Because the headlines are copyrighted material - which is the very thing the French are yelling @ Google about.
Sacre bleu! Tels sont MES titres que vous avez volé le Monsieur Search Engine
| 12:39 am on Mar 21, 2005 (gmt 0)|
Go ahead and link. I would think most of the time using the headline is OK too. If they don't like it they will send you a cease and desist letter, at which point cease and desist.
While the French are launching a suit over the headlines I would think there is a clear "fair use" argument for using the title of a page in a link to it.
| 12:43 am on Mar 21, 2005 (gmt 0)|
|And more legally gray but in my opinion clearly in the wrong is framing another site's content without permission. |
Someone should tell that to about dot com ;)
| 1:27 am on Mar 21, 2005 (gmt 0)|
This discussion is getting out of hand. Long before the Internet was a glimmer in inventor Al Gore's eye, books - yes, those bound packages of paper - cataloged articles on specific subjects. The Science Citation Index did the same for scientific journals. The Social Science Citation Index and many many more.
There was no legal issue providing the name of the headline and the author and page number it appeared on. Nor has the law or standards of decency changed since then.
The fact that we're having this discussion and providing seeds of doubt in anybody's mind means that the lawyers have won.
Use common sense. Don't be greedy. Don't go so far as Google did, including portions of the articles and images. If all you have is headlines and links, I wouldn't even listen to a cease and desist order frankly, although you might if your tolerance for risk is lower.
I have mentioned in another thread that I got a lawsuit threat recently by a guy claiming to "own" his name and that I couldn't publish his name as the author of an article. Not that I was publishing anything of his that was copyrighted, mind you, must that I couldn't mention his name because he "owned" it. That is such outrageous horsepucky that I told him politely after several rounds of failing to convince him that he should consult an attorney and I also provided him the names of multibillion dollar companies that he would also have to sue for doing the exact same thing with his name as I was doing.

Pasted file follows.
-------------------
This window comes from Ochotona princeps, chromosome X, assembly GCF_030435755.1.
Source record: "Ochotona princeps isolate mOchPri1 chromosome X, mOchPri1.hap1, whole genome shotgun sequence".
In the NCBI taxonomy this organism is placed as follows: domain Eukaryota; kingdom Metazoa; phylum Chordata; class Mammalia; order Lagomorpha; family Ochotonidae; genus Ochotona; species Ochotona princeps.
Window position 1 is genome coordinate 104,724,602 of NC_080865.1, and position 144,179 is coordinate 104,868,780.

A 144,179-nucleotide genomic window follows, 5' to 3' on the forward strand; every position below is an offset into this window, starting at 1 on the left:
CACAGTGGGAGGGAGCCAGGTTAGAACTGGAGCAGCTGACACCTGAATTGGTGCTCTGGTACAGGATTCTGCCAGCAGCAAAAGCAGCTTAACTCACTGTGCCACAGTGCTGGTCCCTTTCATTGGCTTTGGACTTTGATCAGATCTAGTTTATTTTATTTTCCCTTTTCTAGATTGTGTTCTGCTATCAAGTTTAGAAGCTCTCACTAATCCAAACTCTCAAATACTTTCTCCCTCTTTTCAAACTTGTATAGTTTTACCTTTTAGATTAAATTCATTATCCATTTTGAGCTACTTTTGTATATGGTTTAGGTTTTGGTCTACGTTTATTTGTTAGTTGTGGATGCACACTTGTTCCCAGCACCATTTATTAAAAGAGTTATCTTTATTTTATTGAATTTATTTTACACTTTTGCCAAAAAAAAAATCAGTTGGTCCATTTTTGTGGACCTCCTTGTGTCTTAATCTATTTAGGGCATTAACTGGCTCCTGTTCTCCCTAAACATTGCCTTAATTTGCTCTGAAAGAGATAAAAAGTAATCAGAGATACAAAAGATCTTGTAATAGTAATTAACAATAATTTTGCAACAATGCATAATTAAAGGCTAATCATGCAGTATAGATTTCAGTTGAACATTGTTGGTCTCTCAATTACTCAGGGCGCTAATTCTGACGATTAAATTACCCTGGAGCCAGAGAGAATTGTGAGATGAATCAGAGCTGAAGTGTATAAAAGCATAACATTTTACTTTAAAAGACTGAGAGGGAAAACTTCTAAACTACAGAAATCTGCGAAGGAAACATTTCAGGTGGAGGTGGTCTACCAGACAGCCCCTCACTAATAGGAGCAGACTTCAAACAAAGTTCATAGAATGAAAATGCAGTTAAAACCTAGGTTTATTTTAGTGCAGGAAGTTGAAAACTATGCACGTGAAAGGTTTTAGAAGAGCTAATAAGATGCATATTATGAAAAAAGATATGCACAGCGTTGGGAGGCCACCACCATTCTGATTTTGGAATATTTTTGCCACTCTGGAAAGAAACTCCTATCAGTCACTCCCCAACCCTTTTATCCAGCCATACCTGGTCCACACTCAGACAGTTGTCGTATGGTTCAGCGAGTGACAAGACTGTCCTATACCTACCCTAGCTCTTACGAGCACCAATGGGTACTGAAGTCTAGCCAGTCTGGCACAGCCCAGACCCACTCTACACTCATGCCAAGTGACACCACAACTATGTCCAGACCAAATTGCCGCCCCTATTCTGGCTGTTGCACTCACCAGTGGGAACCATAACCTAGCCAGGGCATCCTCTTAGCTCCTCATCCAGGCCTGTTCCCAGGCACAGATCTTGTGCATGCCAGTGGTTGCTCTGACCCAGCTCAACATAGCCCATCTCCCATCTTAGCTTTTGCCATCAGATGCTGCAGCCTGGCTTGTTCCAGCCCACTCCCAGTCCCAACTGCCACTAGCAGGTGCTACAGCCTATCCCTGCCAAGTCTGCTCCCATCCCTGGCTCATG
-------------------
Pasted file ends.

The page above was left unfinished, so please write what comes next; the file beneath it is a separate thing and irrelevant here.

| 6:32 am on Mar 21, 2005 (gmt 0)|
I see what everyone's saying. I also understand & agree with the “information bank” type civil-disobedience as it steers away from the ideal a lot of you internet old timers once knew. Unfortunately, I do not know enough about law and copyright infringement in the WWW to make these types of decisions. I wouldn’t want to step on my own tail as a result my own ignorance.
I'm going to go ahead and do it with my own, similar headlines. If they send a cease and desist letter then the content will be removed that evening. I doubt it'll ever come to that though... It’s a good thing I have some close lawyers friends though.
| 2:46 pm on Mar 21, 2005 (gmt 0)|
I doubt you'll need a lawyer, even if you use their headlines. It's expensive to go to court for them too. If you comply with their cease and desist letter they'll be content with that. You'd only need a lawyer if, like Google, you wanted to keep the content on your site and ignore their letter... and really, I will bet dollars to donuts that you will never get any such letter.
| 10:22 pm on Mar 21, 2005 (gmt 0)|
My main page has a news section where I write my own headlines and link directly to the articles.
About a year ago I even asked some of the newspapers for permission to put the articles on my site, but they said no way. (Hey, it was worth a shot) So, they do know about me.
My point is that they know and have done nothing. They geat a lot of hits from me and would be crazy not to want it. I link to about 15 different newspapers or news web sites at any give time.
I say, go for it.